Showing posts from August 28, 2016

Why Do American Soldiers Miss War?

By   Jenara Nerenberg According to author   Sebastian Junger , facing social isolation back at home deepens the trauma. Sebastian Junger is a former war reporter, the author of several best-selling books, and co-director of the Oscar-nominated documentary Restrepo . His latest book,   Tribe: On Homecoming and Belonging , explores the loneliness and alienation of modern society and the haunting question of why soldiers miss war upon their return home. The book flips the script on PTSD, arguing that the isolation faced when returning home aggravates the trauma of combat, which raises the question of how to foster a sense of community and belonging separate from disaster or war. We talked with Junger about the causes and potential of communalism. Sebastian Junger Jenara Nerenberg: What avenues do you see that can help cultivate a sense of community and belonging to minimize loneliness and alienation in our society? Sebastian Junger:   I think if we actively espouse an etho

Martin Levya: Don't Ever Give Up

Martin Leyva did time for robbery but knew when he walked out of Chino State Prison he would never come back. He would transform his life. In a remarkable story, a blend of perseverance and the world opening up to show him his path, Leyva used his troubled past to become a beacon of hope for others in similar situations. He says, "The whole process [working with youth] feeds my fire for social justice because these youth are so important to our future -- to everyone's future. And youth are vulnerable. We adults have so much power over them-- to make them or break them-- and because so many people and institutions are threatened by them they use their power to break them. So when the youth get to a program like AHA! where they feel safe, where the adults are really committed to supporting and uplifting and empowering them, it changes the game. It changes how the youth see themselves --as inherently worthwhile people. Seeing them recognize their potential -- even just gettin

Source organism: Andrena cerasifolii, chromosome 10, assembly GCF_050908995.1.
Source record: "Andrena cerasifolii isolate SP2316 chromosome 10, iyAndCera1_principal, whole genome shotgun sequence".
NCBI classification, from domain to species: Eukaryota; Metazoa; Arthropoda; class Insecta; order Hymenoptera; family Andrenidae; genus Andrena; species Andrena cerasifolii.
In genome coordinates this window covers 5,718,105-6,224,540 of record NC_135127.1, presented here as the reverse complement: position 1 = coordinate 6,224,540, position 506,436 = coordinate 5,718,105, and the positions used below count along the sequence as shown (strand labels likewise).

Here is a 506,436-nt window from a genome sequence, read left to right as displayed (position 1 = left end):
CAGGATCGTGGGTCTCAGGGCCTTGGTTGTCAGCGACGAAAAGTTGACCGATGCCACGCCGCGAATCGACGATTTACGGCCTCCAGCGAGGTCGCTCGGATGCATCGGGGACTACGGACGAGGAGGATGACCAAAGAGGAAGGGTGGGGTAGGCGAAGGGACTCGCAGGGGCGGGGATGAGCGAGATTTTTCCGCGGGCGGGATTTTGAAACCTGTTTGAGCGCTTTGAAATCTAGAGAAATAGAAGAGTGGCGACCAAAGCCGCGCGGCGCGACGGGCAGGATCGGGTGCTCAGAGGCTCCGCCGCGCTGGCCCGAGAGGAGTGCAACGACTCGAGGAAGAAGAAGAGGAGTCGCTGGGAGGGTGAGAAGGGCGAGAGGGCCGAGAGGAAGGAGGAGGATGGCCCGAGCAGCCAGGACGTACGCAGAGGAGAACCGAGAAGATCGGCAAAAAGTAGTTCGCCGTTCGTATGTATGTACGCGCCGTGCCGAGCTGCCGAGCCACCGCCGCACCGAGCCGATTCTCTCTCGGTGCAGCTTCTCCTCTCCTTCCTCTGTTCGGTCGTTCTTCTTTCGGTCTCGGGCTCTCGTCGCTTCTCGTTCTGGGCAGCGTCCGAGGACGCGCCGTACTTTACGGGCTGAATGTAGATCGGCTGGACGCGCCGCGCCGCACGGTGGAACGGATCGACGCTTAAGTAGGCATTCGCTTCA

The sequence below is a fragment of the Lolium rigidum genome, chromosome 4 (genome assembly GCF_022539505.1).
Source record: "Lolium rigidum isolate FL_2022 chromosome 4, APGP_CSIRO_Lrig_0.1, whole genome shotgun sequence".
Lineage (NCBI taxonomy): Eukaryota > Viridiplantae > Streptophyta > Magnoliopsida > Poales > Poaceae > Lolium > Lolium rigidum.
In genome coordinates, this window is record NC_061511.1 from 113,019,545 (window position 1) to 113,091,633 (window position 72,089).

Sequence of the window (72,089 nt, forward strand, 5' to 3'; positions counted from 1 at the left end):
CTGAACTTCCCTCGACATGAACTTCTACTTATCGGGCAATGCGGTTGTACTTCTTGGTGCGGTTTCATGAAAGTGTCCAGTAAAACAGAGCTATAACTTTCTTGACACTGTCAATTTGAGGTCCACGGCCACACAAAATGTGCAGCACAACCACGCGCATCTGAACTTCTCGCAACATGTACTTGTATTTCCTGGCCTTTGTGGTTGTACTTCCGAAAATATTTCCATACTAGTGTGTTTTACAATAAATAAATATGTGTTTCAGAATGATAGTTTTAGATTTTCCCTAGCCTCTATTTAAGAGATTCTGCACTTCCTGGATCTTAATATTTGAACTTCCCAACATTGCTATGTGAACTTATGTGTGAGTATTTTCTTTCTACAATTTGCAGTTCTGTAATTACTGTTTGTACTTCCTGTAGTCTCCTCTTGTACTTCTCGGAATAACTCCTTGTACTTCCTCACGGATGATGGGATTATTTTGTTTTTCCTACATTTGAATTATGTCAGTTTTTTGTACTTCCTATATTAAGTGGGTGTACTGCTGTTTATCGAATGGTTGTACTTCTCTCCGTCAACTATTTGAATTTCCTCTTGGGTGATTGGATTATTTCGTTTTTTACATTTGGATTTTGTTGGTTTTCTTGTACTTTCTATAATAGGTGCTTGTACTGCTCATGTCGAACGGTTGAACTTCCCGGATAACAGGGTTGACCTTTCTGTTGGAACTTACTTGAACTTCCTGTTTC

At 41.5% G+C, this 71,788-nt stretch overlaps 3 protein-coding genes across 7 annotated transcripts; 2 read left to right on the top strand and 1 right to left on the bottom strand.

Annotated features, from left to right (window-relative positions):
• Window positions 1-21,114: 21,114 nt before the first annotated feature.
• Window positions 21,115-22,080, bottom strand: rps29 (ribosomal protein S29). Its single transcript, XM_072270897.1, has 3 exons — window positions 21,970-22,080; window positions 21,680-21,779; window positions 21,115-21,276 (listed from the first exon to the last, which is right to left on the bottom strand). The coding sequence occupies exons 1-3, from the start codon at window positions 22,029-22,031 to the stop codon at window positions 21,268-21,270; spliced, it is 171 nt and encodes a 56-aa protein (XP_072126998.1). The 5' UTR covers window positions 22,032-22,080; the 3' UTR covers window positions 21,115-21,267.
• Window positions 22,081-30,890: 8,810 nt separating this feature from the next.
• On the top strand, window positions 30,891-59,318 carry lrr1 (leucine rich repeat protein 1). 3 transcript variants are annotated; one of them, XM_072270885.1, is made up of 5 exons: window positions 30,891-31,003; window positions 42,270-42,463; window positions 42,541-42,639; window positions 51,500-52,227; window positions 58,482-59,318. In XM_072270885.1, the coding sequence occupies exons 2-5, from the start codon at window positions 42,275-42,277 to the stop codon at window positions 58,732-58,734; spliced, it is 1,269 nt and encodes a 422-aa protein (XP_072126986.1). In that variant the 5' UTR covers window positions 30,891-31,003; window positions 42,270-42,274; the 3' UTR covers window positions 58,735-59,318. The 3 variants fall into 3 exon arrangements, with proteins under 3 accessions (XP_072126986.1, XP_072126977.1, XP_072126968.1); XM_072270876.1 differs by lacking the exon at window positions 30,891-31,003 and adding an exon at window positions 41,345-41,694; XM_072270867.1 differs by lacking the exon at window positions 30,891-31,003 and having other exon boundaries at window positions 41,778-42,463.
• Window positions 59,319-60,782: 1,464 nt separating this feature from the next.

16 Tips for Pain-Free Joints

Stay in Motion It's the golden rule of joint health: The more you move, the less stiffness you'll have. Whether you're reading, working, or watching TV, change positions often. Take breaks from your desk or your chair and get active. Safety First Padding is your pal. So suit up when you do things like in-line skating or play contact sports. If your joints already ache, it might help to wear braces when you do activities like tennis or golf. Lean In to Your Weight Your size affects some of the strain on your hips, knees, and back. Even a little weight loss can help. Every pound you lose takes 4 pounds of pressure off the knees. Ask your doctor what's the best way for you to get started. Don't Stretch Before Exercise Flexibility helps you move better. Try to stretch daily or at least three times a week. But don't do it when your muscles are cold. Do a light warm-up first, like walking for 10 minutes, to loosen up the joints, ligamen

Diabetes Warning Signs

What Is It? When you have this disease, your body does a poor job turning the carbohydrates in food into energy. This causes sugar to build up in your blood. Over time it raises your risk for heart disease, blindness, nerve and organ damage, and other serious conditions. It strikes people of all ages, and early symptoms are mild. About 1 out of 3 people with type 2 diabetes don't know they have it. What Will You Notice First? People with type 2 diabetes often have no symptoms. When they do appear, one of the first may be being thirsty a lot. Others include dry mouth, bigger appetite, peeing a lot -- sometimes as often as every hour -- and unusual weight loss or gain. Later Symptoms As your blood sugar levels get higher, you may have other problems like headaches, blurred vision, and fatigue. Signs of Serious Problems In many cases, type 2 diabetes isn't discovered until it takes a serious toll on your health. Some red flags include: o Cuts or